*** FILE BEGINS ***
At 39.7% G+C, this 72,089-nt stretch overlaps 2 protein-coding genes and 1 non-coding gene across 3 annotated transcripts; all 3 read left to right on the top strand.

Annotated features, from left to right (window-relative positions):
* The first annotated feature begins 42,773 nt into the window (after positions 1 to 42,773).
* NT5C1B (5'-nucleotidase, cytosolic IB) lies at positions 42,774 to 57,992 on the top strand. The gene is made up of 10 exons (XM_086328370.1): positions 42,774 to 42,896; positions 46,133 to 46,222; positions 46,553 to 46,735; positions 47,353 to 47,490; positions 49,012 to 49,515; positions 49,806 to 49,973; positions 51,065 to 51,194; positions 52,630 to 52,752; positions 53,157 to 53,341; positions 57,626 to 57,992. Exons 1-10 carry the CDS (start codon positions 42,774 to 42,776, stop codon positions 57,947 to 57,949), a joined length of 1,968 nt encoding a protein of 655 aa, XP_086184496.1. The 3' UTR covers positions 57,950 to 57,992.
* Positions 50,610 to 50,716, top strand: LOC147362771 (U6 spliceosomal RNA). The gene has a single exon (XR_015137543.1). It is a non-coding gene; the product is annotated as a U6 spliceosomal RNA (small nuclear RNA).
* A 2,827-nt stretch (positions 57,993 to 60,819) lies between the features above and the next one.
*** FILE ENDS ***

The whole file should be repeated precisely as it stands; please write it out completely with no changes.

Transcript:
At 39.7% G+C, this 72,089-nt stretch overlaps 2 protein-coding genes and 1 non-coding gene across 3 annotated transcripts; all 3 read left to right on the top strand.

Annotated features, from left to right (window-relative positions):
* The first annotated feature begins 42,773 nt into the window (after positions 1 to 42,773).
* NT5C1B (5'-nucleotidase, cytosolic IB) lies at positions 42,774 to 57,992 on the top strand. The gene is made up of 10 exons (XM_086328370.1): positions 42,774 to 42,896; positions 46,133 to 46,222; positions 46,553 to 46,735; positions 47,353 to 47,490; positions 49,012 to 49,515; positions 49,806 to 49,973; positions 51,065 to 51,194; positions 52,630 to 52,752; positions 53,157 to 53,341; positions 57,626 to 57,992. Exons 1-10 carry the CDS (start codon positions 42,774 to 42,776, stop codon positions 57,947 to 57,949), a joined length of 1,968 nt encoding a protein of 655 aa, XP_086184496.1. The 3' UTR covers positions 57,950 to 57,992.
* Positions 50,610 to 50,716, top strand: LOC147362771 (U6 spliceosomal RNA). The gene has a single exon (XR_015137543.1). It is a non-coding gene; the product is annotated as a U6 spliceosomal RNA (small nuclear RNA).
* A 2,827-nt stretch (positions 57,993 to 60,819) lies between the features above and the next one.